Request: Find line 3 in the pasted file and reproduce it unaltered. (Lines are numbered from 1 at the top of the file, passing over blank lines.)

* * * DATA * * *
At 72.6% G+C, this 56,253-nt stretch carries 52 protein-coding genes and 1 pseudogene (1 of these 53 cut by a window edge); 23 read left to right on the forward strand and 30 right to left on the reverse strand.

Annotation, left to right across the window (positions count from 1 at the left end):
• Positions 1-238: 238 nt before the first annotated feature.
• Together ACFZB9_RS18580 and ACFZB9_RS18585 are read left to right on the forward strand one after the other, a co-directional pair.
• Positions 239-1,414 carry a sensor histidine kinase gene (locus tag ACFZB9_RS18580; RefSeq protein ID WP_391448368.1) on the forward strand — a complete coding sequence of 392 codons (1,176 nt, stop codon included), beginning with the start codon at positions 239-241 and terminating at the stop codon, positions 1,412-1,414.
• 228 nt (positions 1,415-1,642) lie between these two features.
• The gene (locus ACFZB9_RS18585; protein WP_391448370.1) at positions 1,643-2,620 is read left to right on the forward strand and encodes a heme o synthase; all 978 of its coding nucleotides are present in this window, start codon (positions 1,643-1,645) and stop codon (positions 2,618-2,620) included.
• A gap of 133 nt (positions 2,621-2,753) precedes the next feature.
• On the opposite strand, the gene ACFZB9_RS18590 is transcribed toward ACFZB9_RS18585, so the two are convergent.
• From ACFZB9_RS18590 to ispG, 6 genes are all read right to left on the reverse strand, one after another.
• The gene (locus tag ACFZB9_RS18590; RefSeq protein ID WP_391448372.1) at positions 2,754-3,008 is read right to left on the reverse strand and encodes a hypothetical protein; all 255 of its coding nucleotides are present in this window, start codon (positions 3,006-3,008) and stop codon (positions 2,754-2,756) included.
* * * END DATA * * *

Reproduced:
• Positions 1-238: 238 nt before the first annotated feature.